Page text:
Eighty-eight percent of property owners who participated in a recent survey said that job losses are contributing to vacancy rates. Fifty percent said would-be tenants can't afford rent or are trying to save, and 45% said that the trend of more people doubling up with roommates is causing units to sit vacant. The survey polled owners representing 3,192 apartment communities throughout the country.

Plus, there's even more inventory to compete with these days because in sluggish housing markets many homeowners rent their homes instead of selling, said Peggy Abkemeier, general manager of And some renters are becoming homeowners as affordability improves and the government entices them with a first-time buyer tax credit. ...

In response to vacancies, 68% of landlords said they were lowering rents and 68% also said they were giving one or more months of rent free; 38% said they were reducing deposits; and 18% were offering upgrades or allowing more leniency for breaking leases or changing status, according to the survey. Fifteen percent are offering storage or parking at reduced rates, and 8% are relaxing pet policies. ...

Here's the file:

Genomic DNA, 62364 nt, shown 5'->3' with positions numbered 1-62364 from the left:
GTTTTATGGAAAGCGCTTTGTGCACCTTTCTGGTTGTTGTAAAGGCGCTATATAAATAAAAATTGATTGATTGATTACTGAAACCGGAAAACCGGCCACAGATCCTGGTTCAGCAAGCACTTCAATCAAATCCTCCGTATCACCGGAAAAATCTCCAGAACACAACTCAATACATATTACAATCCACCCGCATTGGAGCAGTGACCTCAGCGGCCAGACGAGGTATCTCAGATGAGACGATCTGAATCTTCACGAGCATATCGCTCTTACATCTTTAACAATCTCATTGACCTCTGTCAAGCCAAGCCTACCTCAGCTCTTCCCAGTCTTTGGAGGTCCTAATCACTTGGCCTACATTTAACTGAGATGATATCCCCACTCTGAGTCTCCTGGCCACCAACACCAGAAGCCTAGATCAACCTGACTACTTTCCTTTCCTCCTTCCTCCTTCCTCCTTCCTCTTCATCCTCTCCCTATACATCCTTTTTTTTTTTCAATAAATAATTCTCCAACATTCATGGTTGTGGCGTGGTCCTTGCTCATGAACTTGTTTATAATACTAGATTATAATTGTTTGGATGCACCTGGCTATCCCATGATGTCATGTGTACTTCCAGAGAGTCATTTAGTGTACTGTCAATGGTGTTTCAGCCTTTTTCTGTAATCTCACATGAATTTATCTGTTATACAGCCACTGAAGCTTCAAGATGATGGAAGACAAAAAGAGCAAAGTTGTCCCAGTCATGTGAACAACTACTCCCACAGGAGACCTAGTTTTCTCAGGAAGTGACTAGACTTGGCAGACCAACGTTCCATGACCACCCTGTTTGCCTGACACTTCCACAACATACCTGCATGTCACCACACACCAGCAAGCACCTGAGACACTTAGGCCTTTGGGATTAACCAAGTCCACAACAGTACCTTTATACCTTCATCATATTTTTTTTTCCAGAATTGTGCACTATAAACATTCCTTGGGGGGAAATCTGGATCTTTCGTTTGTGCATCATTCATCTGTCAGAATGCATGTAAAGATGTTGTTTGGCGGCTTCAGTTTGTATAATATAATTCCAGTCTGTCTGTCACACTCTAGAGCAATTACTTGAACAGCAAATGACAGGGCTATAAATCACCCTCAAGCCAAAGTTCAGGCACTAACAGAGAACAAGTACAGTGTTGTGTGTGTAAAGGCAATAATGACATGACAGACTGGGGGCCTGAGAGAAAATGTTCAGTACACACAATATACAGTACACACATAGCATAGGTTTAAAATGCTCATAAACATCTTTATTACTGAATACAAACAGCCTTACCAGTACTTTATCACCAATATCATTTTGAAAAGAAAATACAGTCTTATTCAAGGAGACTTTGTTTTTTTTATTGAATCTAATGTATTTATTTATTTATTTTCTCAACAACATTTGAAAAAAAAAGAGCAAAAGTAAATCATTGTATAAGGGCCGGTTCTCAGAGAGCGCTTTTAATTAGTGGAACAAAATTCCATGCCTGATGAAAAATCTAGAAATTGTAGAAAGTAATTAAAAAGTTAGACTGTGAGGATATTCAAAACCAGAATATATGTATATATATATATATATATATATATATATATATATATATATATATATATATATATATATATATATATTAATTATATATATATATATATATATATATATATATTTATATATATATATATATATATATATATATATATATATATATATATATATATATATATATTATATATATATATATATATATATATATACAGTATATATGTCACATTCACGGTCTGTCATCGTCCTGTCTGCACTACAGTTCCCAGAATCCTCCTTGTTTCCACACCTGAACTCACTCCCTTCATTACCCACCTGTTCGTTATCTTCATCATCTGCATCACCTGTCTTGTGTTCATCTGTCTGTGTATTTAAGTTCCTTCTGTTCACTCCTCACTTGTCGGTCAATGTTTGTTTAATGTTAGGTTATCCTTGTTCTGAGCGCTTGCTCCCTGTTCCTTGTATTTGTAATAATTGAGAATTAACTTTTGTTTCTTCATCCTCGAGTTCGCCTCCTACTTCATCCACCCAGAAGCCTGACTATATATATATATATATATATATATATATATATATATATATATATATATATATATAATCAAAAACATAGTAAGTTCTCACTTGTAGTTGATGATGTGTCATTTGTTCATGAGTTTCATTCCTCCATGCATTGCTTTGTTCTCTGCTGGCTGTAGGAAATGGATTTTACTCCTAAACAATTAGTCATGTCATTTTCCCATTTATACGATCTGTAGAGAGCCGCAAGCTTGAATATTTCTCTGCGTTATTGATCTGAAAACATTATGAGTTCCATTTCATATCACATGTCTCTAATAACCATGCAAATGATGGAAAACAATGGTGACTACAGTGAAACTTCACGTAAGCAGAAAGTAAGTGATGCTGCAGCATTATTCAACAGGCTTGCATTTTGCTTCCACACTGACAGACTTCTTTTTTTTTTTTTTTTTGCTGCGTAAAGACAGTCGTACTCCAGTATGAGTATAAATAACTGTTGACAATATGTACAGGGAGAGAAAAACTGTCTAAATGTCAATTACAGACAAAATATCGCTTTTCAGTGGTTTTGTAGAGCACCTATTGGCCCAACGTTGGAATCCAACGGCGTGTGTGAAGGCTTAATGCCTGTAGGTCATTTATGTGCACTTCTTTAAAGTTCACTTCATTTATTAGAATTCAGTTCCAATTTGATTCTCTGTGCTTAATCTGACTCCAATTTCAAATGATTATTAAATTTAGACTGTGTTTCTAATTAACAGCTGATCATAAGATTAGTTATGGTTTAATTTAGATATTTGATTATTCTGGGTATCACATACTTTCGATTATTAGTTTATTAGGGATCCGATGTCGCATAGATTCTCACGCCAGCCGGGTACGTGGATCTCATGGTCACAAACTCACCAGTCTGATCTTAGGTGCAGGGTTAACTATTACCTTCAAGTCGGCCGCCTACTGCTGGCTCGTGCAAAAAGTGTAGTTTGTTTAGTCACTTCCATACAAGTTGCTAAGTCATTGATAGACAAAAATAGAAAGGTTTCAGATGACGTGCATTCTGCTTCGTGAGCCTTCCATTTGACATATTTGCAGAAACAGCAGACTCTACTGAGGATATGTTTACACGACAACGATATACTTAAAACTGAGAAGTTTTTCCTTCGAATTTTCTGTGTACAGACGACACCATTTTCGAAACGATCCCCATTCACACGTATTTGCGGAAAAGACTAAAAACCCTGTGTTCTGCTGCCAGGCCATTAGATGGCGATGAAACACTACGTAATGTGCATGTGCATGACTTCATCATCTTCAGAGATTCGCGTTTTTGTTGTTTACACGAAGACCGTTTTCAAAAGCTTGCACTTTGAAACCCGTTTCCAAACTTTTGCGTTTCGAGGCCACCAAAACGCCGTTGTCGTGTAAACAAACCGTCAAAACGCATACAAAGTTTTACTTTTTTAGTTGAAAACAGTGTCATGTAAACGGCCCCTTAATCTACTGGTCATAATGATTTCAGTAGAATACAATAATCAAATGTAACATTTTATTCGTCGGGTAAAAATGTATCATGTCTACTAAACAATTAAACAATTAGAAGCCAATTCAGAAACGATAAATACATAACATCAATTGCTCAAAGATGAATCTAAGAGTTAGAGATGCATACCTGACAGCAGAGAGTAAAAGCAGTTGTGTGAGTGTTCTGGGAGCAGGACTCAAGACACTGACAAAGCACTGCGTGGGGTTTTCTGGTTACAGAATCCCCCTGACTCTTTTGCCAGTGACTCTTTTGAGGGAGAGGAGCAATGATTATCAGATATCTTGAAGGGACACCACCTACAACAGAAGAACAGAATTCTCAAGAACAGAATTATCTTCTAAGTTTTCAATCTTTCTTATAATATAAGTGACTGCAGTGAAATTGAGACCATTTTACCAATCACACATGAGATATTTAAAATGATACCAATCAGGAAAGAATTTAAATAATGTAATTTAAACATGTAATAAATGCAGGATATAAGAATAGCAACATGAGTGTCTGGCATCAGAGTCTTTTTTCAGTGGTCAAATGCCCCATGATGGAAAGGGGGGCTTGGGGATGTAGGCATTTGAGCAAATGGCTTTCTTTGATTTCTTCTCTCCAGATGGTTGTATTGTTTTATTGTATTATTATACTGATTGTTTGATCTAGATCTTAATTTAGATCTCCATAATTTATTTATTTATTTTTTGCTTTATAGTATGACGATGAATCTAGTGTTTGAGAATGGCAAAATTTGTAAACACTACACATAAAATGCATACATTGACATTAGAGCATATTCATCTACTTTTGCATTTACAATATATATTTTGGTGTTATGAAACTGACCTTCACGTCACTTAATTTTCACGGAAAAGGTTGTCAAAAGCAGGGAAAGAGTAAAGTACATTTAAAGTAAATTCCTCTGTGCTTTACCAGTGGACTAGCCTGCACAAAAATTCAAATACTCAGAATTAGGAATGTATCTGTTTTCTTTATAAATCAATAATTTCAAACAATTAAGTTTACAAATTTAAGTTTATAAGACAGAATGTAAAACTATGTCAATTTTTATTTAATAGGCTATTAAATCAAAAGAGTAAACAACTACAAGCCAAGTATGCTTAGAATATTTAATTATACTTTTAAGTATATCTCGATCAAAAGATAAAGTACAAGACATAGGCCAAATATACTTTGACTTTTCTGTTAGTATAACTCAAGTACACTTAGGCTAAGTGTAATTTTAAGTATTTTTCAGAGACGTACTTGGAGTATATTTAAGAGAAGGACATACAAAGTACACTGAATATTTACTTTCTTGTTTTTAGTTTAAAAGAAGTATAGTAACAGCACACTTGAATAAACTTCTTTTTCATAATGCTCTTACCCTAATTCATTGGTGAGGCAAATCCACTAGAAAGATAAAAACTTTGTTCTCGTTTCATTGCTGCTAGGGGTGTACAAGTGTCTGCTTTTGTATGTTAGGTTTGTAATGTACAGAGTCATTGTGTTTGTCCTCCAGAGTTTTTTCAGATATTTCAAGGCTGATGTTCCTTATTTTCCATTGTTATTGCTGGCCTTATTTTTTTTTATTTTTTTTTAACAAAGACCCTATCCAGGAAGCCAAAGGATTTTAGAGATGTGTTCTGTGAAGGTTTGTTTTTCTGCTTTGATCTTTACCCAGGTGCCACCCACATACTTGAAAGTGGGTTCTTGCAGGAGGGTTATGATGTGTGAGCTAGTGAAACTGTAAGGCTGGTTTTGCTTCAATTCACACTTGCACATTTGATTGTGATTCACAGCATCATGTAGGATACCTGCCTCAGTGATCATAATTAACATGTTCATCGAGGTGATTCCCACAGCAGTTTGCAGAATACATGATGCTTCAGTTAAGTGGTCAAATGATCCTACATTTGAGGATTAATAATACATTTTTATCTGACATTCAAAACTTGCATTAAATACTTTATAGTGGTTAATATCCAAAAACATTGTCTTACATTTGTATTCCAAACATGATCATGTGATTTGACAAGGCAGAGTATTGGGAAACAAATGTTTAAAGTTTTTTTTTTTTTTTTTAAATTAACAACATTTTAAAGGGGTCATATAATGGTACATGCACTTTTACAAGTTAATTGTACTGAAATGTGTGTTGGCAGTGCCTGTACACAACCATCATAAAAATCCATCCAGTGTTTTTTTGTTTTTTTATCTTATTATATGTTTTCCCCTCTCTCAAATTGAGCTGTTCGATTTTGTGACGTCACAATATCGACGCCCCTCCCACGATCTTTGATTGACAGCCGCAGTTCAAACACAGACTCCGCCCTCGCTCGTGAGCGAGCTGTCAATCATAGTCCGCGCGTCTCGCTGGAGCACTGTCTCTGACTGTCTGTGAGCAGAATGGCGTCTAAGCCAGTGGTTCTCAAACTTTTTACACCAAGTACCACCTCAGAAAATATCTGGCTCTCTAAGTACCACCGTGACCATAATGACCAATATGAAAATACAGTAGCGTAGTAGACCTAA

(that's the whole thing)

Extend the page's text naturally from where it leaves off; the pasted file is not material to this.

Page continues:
And yet another survey by TransUnion, which screens credit for property-management companies, found that half of property managers are having difficulty locating qualified renters, compared with last year. Eighty-one percent are concerned they won't find reliable tenants for the rest of 2009.

Lessors of real estate are earning significantly less so far this year, according to Sageworks, a financial information company. Profits are falling, company research shows, and empty units cost money to maintain.
Personally, in my apartment complex in Centreville, Virginia, I'm surrounded by empty units. Still, my landlord is trying to slightly raise my rent above the going rate for new tenants.

Tuesday, August 11, 2009

Have home prices hit bottom?

The Center for Economic and Policy Research (CEPR), one of the first organizations to spot the housing bubble, has a new paper out analyzing home prices in different markets throughout the U.S.A. Here's the introduction:
As explained in our earlier papers, home prices have typically risen at approximately the rate of overall inflation over the course of the last century. Keeping with economic theory, which contends that a home’s sale price is derived from the rents it can generate, home prices in the United States have also moved in line with rental prices. Beginning in 1995, however, this seemingly stable relationship between home prices, rents, and inflation radically diverged from the historical trend. Home prices shot up while rents continued to move in line with inflation. Where the ratio of median sales price to median annual rent had hovered close to 15 to 1 in recent decades (i.e. it took $150,000 to buy a house that would rent for roughly $10,000 per year) at the peak of the bubble in 2007, it went above 25 to 1 in many inflated markets.